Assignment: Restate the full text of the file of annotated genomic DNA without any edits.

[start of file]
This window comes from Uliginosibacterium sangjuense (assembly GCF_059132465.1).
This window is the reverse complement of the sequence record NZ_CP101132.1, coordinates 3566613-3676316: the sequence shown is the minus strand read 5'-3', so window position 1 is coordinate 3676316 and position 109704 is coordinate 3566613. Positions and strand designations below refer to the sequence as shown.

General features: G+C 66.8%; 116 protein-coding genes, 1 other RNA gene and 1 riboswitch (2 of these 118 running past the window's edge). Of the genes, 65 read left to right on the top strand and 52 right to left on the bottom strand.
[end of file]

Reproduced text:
This window comes from Uliginosibacterium sangjuense (assembly GCF_059132465.1).
This window is the reverse complement of the sequence record NZ_CP101132.1, coordinates 3566613-3676316: the sequence shown is the minus strand read 5'-3', so window position 1 is coordinate 3676316 and position 109704 is coordinate 3566613. Positions and strand designations below refer to the sequence as shown.

General features: G+C 66.8%; 116 protein-coding genes, 1 other RNA gene and 1 riboswitch (2 of these 118 running past the window's edge). Of the genes, 65 read left to right on the top strand and 52 right to left on the bottom strand.